Compromise is often an unhappily revealing art. "Ideals may tell us something important about what we would like to be. But compromises tell us who we are," the philosopher Avishai Margalit writes. In finding compromises with Republicans on the federal budget, Democrats need to remember not only who they are but who the voters depend on them to be.
From that standpoint, the start of the budget battle in early April did not go well. Acceding to Republican demands for cuts in Social Security and Medicare, the president's budget left his party open to a cynical but predictable response. Without the least acknowledgment of a contradiction, the chairman of the House Republicans' campaign arm, Representative Greg Walden, immediately went on television to denounce Barack Obama's "shocking attack on seniors."
We've seen it before. Many of the House Republicans who voted in 2008 for the bank bailouts called for by the Bush administration denounced the bailouts in the 2010 election as if they had nothing to do with them. In 2012, Paul Ryan and other Republicans campaigned against the $700 billion in Medicare cuts in "Obamacare" as if the Ryan budget adopted by House Republicans did not include the same cuts-and without acknowledging that the Affordable Care Act included compensating measures that improved seniors' Medicare benefits.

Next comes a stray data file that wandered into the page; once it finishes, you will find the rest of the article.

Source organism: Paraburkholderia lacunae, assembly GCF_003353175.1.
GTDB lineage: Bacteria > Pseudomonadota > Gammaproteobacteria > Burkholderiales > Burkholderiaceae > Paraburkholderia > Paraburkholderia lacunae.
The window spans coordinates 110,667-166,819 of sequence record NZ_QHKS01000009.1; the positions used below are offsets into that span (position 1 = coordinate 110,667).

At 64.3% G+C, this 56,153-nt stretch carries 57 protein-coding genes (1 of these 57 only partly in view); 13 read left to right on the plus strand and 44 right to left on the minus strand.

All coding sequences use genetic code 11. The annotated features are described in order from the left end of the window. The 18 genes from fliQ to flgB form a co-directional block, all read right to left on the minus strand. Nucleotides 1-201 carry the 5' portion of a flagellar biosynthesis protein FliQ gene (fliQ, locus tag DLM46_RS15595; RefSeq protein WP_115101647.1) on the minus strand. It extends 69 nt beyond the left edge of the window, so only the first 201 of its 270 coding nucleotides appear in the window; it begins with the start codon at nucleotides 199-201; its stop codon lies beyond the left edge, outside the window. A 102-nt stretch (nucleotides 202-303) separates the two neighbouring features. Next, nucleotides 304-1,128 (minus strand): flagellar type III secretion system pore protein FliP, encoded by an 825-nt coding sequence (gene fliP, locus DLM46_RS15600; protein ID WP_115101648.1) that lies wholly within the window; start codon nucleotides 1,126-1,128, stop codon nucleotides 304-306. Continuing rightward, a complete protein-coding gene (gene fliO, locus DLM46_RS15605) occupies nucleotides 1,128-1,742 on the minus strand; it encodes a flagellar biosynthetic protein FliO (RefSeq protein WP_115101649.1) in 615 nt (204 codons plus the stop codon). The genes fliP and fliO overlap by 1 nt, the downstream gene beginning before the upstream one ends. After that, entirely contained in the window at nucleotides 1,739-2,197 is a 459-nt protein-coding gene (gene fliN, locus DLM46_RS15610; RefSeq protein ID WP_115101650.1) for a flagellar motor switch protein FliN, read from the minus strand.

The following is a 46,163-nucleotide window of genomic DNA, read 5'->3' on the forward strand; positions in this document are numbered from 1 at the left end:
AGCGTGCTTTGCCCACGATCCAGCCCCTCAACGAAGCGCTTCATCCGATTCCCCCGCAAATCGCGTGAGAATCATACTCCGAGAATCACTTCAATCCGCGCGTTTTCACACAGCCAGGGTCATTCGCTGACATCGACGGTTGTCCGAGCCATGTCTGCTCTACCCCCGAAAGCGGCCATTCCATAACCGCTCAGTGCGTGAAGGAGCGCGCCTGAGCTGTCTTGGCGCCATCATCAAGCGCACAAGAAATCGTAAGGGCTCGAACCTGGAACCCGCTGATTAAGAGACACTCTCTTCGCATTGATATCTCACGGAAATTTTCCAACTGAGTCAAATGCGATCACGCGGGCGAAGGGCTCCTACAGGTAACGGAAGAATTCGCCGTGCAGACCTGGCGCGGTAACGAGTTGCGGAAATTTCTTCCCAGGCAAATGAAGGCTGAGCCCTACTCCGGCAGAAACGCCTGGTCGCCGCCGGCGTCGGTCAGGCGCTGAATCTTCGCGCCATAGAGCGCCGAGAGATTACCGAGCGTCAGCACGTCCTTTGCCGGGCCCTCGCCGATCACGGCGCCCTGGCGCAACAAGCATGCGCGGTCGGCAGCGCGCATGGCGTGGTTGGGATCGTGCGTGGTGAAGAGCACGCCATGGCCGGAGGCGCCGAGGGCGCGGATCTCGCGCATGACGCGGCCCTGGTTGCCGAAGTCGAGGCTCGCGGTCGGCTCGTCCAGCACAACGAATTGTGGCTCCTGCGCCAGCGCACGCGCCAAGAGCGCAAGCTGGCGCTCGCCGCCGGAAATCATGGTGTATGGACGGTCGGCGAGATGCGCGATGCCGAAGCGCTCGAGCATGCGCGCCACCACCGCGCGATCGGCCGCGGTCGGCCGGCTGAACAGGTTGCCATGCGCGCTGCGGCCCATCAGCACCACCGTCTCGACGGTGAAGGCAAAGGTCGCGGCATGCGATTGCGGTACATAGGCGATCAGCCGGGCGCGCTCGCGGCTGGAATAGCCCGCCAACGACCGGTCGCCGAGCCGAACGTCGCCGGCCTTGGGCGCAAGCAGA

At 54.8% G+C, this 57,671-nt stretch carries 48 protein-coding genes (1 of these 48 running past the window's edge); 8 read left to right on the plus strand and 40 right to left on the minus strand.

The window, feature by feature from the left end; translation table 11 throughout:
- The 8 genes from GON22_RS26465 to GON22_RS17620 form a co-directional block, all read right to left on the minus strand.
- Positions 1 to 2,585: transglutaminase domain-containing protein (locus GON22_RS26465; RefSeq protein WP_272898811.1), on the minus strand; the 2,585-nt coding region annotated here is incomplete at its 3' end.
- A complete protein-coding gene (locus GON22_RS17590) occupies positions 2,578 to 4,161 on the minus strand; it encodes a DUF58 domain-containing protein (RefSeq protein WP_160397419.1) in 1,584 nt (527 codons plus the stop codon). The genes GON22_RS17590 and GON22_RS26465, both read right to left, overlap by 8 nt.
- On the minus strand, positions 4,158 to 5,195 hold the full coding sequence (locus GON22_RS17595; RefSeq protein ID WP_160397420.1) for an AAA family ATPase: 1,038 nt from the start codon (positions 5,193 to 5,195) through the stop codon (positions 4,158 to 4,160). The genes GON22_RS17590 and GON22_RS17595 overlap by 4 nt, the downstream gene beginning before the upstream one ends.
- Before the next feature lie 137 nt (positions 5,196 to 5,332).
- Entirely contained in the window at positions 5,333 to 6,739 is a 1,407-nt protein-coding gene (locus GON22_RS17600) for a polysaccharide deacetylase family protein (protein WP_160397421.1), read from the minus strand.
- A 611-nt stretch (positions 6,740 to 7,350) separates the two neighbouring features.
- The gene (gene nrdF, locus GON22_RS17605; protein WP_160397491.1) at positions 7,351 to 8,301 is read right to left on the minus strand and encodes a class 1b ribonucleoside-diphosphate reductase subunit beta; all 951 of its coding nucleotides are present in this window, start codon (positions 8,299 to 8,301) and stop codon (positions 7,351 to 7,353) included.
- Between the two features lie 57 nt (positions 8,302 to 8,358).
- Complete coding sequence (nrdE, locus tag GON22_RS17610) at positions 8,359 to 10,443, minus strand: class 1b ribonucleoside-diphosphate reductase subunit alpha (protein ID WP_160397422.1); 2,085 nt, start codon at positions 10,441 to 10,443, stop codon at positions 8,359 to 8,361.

The two major parties today don't just have ideological differences; they don't observe the same rules of public accountability. The Democrats have no choice but to accept responsibility; they hold the presidency, and they believe in making government work. The Republicans do not share that commitment, and they are now unrestrained by executive obligations or by moderates in their own ranks. So they put politics before governing and have made bad faith in negotiations standard practice.
Yet anticipating bad faith from the Republicans does not free Obama from the need to advance compromises. The GOP will likely control the House throughout the president's term; Obama has to do business with people who cannot be trusted to own up to their side of a deal. He has to identify budgetary savings and make political concessions that nonetheless demonstrate fidelity to long-standing commitments and principles.
For both substantive and political reasons, I believe that means drawing a sharp line between Social Security and Medicare. Social Security should never have been part of the budget negotiations; its benefits are not excessive, they are crucial to the living standards of both poor and middle-income seniors, and they are not a factor in the federal deficit. The "chained" consumer price index (CPI) endorsed by Obama is a real cut even with the bump in benefits proposed for low-income seniors at age 76 and after; indeed, the bump effectively concedes that the chained CPI is not, in fact, a more accurate cost-of-living adjustment--it's a diet COLA. …